Donald Trump is secretly an atheist

Ben Carson overtakes Donald Trump

Ben Carson was the first and so far only presidential candidate to see Ferguson. In the suburb of St. Louis, Missouri, riots broke out last year after white police officer Darren Wilson shot and killed the unarmed black teenager Michael Brown. Ferguson has reinvigorated the black, criminal and civil rights debate in the United States. The Republicans had largely left out these topics. Carson himself has accused his party of neglecting black voters.

When the Republican visited Ferguson in September, he criticized the police there. She behaved disrespectful to the population by leaving Brown's body on the street for hours. But he also said the blacks in Ferguson were "unwilling to acknowledge that Michael Brown was not clean."

Carson knows about inequality in America. He grew up in poor conditions with his single mother in the violent downtown Detroit. His two older cousins ​​were killed on the street. He himself believed that he would not be older than 25.

His mother, who was illiterate, urged him to read a lot. Her son's education was very important to her. Carson became a famous neurosurgeon at John Hopkins Hospital in Baltimore. In 1987 he led a medical team that separated for the first time conjoined twins who had grown together at the back of their heads.

In the last two presidential elections, Republicans only got single-digit support rates for black voters. Carson hopes to change that. But according to the University of Arkansas political scientist Prof. Angie Maxwell, Barack Obama's presidency and incidents like Ferguson have made black Americans lean towards the Democrats more than ever.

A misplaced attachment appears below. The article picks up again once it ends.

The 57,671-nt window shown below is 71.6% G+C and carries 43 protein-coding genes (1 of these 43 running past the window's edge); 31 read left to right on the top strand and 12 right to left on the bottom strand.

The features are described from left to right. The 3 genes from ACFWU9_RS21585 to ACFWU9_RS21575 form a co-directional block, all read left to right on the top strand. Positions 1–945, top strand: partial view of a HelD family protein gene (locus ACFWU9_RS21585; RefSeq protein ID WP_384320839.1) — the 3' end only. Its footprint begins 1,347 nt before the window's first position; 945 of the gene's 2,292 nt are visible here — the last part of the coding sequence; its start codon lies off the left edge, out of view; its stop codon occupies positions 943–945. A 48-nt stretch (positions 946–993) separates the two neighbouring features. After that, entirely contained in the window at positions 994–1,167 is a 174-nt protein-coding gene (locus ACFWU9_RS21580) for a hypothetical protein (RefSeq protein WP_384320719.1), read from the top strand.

Ben Carson (left) with fellow Republican candidates in a televised debate

Support through grass roots campaign

Carson did not join the Republican Party until 2014 after initially registering as an independent candidate. He has never held a political office and even points out this lack of experience as positive. "I'm not a politician and I don't want to be one," Carson said when he announced his candidacy for the Republican nomination in May. "Politicians do what is politically opportune. I want to do what is right."

Like Donald Trump, Carson benefits from his status as a political outsider among the Republican grassroots. While the media focused primarily on Trump, Carson has quietly put himself at the head of the applicants.

According to a nationwide poll by the New York Times and CBS on Tuesday, Carson is four percentage points ahead of Trump. In Iowa, which is considered a pioneering state on the way to nomination, the neurosurgeon is even 14 percentage points ahead of the real estate mogul, according to a survey by Monmoth University. As a Seventh-day Adventist member, Carson also mobilizes white evangelicals, one of the most important Republican support groups.

"He plays the evangelical card a lot better than Trump," says Angie Maxwell. "Religion is probably the mainspring of Republicans. If there's no other real evangelical in the running, Carson has these people behind him."

With his grassroots campaign, he also knocked other applicants out of the field when collecting donations. Carson brought in $ 20 million in the third quarter of 2015, almost twice as much as Jeb Bush.

Carson gained political fame in 2013 when he spoke at the National Prayer Breakfast, an annual Christian event in Washington in which the President also attends. Just a few meters from Obama, Carson railed against Obama's health insurance reform. It became the darling of the conservative media practically overnight.

Carson has seen a rapid rise

Controversial views

In the same speech, Carson also debated political correctness, calling it "dangerous" and a "terrible thing". He also entered the nomination campaign with the topic. As a candidate, he has expressed controversial views about homosexuals and Muslims. When asked in September on NBC whether Islam was compatible with the American constitution, Carson said he was "not in favor of putting a Muslim at the head of this nation."

Carson is also against gay marriage. In an interview with CNN in March, Carson said homosexuality was the result of a personal choice: "A lot of people who go to jail go in straight and when they get out they're homosexuals," he said.

In 2006, in a discussion with scientist and atheist Richard Dawkins, he said he did not believe in evolution. The neurosurgeon and devout Christian said Darwin's theory of evolution was "the work of the devil".